You can Sue the Hospital and Surgeon if the Wrong Surgery Was Performed
Attorneys at Pritzker Hageman represent people who suffer harm when a surgeon performs the wrong surgery. They and their team of lawyers gather and preserve evidence, hire medical experts and build a case that will win full and adequate compensation for our client. We are not paid unless you win.
You can call 612-338-0202 to contact a lawyer for your free consultation. We represent clients throughout Minnesota, and their offices are located in Minneapolis. They make hospital and house calls.
In prosecuting these cases, lawyers rely on a number of legal theories of recovery including medical negligence, lack of informed consent and battery. Damages are recoverable for pain, suffering, emotional distress, disfigurement, loss of earnings (and of earning capacity) and medical expenses. In appropriate cases, punitive damages are sought as well.
Medical malpractice cases involving the surgeon preforming the wrong surgery on a patient can involving any of the following:
- Removal of the incorrect organ. Recently, a hospital took the incorrect kidney out of a patient. The patient died shortly thereafter, having only one damaged kidney (the one that was supposed to be removed) remaining. These cases can also involve removal of a kidney, for example, instead of gallbladder (this happened).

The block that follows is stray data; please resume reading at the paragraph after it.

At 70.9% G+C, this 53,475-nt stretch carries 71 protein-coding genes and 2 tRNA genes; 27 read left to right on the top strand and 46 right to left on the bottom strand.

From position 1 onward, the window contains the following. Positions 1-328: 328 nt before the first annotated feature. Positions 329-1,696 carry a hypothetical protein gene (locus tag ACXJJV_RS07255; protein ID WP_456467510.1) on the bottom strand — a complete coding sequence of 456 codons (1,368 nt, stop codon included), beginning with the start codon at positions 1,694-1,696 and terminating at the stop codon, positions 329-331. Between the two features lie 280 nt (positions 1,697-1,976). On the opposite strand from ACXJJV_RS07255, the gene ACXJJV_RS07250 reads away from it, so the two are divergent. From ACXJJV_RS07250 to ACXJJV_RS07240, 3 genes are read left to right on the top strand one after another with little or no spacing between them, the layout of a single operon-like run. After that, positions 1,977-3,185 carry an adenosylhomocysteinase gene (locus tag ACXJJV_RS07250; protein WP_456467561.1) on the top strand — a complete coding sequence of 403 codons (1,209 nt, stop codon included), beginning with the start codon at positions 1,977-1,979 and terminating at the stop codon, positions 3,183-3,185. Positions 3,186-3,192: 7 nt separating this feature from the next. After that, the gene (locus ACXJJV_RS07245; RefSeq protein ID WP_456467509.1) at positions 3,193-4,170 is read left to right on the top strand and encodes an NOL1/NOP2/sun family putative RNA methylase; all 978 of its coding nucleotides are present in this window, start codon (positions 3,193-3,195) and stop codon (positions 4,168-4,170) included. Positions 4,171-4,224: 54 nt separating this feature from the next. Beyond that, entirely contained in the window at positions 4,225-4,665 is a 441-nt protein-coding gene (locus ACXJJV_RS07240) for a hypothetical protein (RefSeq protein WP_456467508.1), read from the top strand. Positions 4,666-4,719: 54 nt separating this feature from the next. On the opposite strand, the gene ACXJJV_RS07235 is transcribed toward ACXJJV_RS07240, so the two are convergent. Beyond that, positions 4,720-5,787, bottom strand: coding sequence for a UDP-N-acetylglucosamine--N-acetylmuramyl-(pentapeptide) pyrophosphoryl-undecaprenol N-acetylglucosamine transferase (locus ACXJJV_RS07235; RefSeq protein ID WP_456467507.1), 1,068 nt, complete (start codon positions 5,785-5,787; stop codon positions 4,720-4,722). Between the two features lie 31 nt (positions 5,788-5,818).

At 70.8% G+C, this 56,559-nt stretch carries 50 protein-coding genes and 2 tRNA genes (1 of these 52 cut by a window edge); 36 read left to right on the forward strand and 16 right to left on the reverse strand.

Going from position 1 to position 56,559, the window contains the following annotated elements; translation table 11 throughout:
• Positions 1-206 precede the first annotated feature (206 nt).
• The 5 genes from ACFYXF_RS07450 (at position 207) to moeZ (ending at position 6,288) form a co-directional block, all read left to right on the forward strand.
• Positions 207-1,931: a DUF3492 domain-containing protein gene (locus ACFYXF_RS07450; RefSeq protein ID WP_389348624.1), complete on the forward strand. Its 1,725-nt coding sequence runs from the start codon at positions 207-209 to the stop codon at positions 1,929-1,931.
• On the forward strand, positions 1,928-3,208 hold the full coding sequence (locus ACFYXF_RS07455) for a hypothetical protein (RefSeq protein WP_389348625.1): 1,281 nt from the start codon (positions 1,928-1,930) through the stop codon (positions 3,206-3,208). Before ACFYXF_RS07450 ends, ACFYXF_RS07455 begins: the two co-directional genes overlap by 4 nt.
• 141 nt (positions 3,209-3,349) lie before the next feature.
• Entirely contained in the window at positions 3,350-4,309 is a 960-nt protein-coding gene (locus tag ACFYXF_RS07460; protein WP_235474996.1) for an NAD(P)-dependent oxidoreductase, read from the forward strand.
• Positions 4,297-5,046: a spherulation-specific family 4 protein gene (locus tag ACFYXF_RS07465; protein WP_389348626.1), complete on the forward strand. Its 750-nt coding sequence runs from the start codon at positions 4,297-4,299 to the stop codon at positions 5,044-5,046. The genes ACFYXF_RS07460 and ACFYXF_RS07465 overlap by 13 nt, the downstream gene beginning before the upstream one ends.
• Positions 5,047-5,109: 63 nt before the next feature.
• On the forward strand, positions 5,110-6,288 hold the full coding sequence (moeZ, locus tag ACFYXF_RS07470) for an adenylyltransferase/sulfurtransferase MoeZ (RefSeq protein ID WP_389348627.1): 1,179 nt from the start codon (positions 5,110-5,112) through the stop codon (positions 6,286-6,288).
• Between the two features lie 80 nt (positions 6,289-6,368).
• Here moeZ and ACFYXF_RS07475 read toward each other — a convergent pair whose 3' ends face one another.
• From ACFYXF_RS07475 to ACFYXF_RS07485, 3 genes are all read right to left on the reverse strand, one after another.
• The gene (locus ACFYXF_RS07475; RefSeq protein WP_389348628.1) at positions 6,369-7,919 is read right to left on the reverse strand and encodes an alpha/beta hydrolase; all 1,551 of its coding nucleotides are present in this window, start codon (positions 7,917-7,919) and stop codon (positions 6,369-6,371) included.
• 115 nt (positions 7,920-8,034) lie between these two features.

- Surgery on the incorrect organ. An example of this would be an operation to drain fluid from a right lung where the doctor inserts the needle into the left lung before realising the mistake. Or if a patient goes in for a hysterectomy and gets an appendectomy.
- Surgical amputation of the wrong arm, hand, leg or foot.
- Surgery on the incorrect part of the body. This can be surgery on the right knee instead of the left. Common areas where this happens include: knee, foot/ankle, hand/wrist, spine, cranium, hip, chest, prostate, uterus, ovaries, fallopian tubes, heart, breast, shoulder, eye, ear, spine.
- The incorrect surgical procedure. There are many reasons for these mistakes. One surgeon said he had just finished surgery on one patient and then got confused and did the same surgery on the next patient. Fatigue often plays a role. Procedures that may be involved in these cases: biopsy, knee surgery (arthroscopy, meniscectomy, chondroplasty, anterior cruciate ligament reconstruction, replacement), shoulder surgery (arthroscopy, decompression, distal clavicle excision, debridement), carpal tunnel release, fracture repair, debridement, hip replacement, rotator cuff tendon repair, laminectomy, spinal fusion, intervertebral disc surgery, eye surgery (cataract, glaucoma, cornial, vitreo-retinal, oculoplastic).